Zarif, 53, is — for a senior Iranian official — unusually familiar with Washington's political elite including Vice President Joe Biden and US Secretary of Defense Chuck Hagel, whom Zarif met when both were in the US Senate. Zarif visited Washington during his posting in New York from 2002 to 2007, and he was a pivotal figure in drafting a 2003 agenda for comprehensive talks between the United States and Iran — a so-called “grand bargain” outline that was transmitted to the State Department by Swiss diplomats but was rebuffed by the George W. Bush administration.

A sophisticated man with a doctorate in international law and policy from the University of Denver, Zarif seemed offended by Ahmadinejad’s annual shenanigans at the United Nations and retreated to academia for the bulk of Ahmadinejad’s tenure. Assuming he is confirmed by the Iranian parliament, Zarif would be well-placed to reach out to the United States to try end the deadlock in the nuclear negotiations and repair Iran’s frayed relations with Europe. Another potential envoy is Mohammad Nahavandian, a US green card holder and former head of Iran’s chamber of commerce who was named chief of Rouhani’s presidential office — a post that does not require parliamentary approval.

Other Rouhani choices are less well-known internationally such as Culture Minister-designate Ali Jannati, the son of the hard-line head of the Guardian Council, Ayatollah Ahmad Janati.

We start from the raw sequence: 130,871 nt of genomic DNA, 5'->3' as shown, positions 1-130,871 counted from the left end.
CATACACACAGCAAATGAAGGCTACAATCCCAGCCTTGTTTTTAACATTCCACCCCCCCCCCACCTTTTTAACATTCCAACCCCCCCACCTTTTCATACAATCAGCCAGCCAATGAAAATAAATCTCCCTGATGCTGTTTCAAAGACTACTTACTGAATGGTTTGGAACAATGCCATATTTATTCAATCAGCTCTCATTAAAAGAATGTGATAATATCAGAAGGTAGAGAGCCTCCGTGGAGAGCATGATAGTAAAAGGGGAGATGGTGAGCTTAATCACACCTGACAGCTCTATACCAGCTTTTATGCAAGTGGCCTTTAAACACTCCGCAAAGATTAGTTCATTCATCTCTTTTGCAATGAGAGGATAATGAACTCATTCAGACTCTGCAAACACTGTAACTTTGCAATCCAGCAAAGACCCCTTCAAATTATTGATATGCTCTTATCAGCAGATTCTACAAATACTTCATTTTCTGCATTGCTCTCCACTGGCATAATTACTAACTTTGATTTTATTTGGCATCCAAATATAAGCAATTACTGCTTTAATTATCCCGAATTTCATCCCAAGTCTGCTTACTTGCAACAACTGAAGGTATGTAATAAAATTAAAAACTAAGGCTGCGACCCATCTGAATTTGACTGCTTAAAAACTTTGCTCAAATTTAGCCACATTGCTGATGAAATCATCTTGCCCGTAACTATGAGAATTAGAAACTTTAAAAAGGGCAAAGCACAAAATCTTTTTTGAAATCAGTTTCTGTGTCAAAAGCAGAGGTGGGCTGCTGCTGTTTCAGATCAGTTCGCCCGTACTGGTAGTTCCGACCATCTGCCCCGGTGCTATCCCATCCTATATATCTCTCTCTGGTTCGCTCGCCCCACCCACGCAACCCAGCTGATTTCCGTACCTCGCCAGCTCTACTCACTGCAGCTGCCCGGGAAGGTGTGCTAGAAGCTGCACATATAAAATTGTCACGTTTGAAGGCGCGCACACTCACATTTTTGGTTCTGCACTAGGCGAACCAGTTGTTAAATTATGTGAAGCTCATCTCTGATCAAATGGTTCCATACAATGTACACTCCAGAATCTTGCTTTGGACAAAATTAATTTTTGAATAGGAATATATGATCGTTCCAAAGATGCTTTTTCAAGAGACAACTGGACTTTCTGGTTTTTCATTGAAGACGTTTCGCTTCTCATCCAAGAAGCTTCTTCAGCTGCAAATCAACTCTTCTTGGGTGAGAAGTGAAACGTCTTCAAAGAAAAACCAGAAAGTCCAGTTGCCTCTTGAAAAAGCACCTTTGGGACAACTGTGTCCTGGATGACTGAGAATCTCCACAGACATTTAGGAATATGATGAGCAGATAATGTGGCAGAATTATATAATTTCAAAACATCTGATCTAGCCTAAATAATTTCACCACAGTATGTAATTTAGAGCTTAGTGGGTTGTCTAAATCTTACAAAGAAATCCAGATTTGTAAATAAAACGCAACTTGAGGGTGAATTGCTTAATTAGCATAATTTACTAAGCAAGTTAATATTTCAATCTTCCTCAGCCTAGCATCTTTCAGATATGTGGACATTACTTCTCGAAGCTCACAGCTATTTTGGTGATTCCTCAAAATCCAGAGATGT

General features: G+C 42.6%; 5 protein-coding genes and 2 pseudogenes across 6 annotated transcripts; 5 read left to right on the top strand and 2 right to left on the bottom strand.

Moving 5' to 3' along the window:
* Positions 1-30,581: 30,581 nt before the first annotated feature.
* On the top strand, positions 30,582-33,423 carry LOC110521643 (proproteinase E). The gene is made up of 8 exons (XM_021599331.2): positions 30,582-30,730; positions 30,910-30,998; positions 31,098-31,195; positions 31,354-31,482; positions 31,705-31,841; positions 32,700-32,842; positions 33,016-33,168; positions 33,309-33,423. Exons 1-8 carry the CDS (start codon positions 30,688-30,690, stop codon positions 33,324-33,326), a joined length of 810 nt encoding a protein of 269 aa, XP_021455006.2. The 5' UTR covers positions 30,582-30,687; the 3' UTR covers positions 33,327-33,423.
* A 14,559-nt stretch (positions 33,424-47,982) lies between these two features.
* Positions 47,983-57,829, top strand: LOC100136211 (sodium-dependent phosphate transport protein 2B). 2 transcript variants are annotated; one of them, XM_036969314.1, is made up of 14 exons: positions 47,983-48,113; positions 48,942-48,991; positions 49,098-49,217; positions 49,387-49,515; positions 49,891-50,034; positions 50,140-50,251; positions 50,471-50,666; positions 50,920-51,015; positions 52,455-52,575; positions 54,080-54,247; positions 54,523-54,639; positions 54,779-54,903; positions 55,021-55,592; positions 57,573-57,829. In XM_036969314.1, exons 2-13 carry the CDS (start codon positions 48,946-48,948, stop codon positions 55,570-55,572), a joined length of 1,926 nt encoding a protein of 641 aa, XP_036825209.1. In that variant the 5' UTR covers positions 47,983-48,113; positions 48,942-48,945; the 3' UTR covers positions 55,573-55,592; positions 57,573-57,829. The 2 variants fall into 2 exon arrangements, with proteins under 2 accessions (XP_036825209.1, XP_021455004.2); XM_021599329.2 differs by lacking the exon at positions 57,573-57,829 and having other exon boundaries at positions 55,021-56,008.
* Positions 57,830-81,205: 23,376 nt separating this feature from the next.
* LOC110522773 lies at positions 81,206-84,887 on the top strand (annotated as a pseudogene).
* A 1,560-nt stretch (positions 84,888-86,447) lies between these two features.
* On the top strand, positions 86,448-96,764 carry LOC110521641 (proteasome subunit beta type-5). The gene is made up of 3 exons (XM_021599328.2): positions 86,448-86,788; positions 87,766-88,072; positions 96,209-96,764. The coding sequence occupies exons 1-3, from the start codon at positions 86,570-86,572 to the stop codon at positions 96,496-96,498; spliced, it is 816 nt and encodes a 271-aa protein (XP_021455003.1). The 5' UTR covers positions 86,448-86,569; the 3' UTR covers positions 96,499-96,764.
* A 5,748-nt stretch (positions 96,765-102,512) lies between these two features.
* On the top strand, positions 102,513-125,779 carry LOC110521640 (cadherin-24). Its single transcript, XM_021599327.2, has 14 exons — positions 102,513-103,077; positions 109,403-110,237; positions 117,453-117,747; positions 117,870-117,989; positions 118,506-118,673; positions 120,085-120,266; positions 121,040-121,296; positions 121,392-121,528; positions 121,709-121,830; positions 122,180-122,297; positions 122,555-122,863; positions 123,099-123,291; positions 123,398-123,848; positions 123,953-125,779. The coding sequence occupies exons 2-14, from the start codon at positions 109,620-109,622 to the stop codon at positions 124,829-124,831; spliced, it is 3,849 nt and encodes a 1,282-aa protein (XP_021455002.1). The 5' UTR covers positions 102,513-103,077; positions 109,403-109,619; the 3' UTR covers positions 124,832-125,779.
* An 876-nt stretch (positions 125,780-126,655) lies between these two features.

All the cabinet appointees were presumably cleared in advance with Supreme Leader Ayatollah Ali Khamenei who on Aug. 3 urged Iran’s various political factions and institutions to “come and help” the new president.

However, there are concerns that elements to the right of Rouhani may try to sabotage his presidency. One early and ominous sign came on Aug. 2, when Iranian media initially mistranslated Rouhani's remarks as saying that Israel was a “wound” that needed to be “destroyed.” In fact, what Rouhani said, on the occasion of Quds Day — an annual event in Iran to show solidarity with the Palestinians — was that Israel was “a sore [that] has been sitting on the body of the Islamic world for many years.”

The game of musical chairs at the top of Iran’s political elite has produced a range of reactions in both the United States and Iran. While some believe he can achieve a breakthrough, others fear that Rouhani will merely present a more attractive face for an authoritarian system at odds with Iran’s population and much of the international community on issues ranging from the nuclear file to human rights.

House Intelligence Committee Chairman Mike Roger’s told Al-Monitor Editor and CEO Andrew Parasiliti last week, “I think there is a lot more marketing going on than there is reality in his [Rouhani’s] position on Iran’s negotiations on Iran’s nuclear program.”

In Tehran, meanwhile, a 20-something architecture student, who spoke on condition she not be named, told Al-Monitor on Aug. 4, “Nothing will change” under Rouhani. “You [the foreign press] are more interested in him than we are.”

Barbara Slavin is Washington correspondent for Al-Monitor and a senior fellow at the Atlantic Council where she focuses on Iran. On Twitter: @BarbaraSlavin1